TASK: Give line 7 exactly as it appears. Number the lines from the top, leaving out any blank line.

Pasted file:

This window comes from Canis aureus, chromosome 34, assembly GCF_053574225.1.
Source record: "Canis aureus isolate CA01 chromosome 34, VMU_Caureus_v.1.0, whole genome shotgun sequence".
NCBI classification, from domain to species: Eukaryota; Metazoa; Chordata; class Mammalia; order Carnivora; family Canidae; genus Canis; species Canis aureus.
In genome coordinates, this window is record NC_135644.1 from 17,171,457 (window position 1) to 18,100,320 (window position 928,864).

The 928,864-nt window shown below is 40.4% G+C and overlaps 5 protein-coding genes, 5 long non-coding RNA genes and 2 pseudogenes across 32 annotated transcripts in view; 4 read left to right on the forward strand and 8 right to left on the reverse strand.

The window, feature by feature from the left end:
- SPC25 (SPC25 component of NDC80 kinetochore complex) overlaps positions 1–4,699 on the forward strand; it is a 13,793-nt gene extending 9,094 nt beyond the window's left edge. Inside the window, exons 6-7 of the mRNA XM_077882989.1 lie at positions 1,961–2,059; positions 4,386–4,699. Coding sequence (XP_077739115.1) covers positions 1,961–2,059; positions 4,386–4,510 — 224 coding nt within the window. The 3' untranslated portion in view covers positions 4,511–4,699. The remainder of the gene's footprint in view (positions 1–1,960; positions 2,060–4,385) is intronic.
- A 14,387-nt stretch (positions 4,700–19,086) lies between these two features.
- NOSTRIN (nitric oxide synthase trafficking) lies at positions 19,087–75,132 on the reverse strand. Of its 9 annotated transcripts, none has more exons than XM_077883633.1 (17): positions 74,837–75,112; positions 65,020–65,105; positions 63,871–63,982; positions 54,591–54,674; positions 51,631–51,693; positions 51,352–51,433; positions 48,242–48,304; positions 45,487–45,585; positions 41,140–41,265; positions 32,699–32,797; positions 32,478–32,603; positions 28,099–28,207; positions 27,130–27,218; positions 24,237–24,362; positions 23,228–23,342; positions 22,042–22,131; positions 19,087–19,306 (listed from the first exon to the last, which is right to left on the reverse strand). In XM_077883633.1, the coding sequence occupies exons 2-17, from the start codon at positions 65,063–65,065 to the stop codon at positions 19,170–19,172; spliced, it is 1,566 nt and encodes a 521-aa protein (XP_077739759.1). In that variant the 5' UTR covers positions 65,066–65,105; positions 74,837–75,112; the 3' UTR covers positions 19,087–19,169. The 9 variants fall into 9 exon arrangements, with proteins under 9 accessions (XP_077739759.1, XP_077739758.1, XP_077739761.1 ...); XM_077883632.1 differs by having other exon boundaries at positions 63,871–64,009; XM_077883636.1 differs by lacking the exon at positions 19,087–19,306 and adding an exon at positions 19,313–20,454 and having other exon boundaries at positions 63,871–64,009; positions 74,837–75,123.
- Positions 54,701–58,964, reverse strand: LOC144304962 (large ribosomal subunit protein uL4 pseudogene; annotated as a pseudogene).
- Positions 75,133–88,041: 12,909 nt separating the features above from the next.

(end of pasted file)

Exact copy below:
- SPC25 (SPC25 component of NDC80 kinetochore complex) overlaps positions 1–4,699 on the forward strand; it is a 13,793-nt gene extending 9,094 nt beyond the window's left edge. Inside the window, exons 6-7 of the mRNA XM_077882989.1 lie at positions 1,961–2,059; positions 4,386–4,699. Coding sequence (XP_077739115.1) covers positions 1,961–2,059; positions 4,386–4,510 — 224 coding nt within the window. The 3' untranslated portion in view covers positions 4,511–4,699. The remainder of the gene's footprint in view (positions 1–1,960; positions 2,060–4,385) is intronic.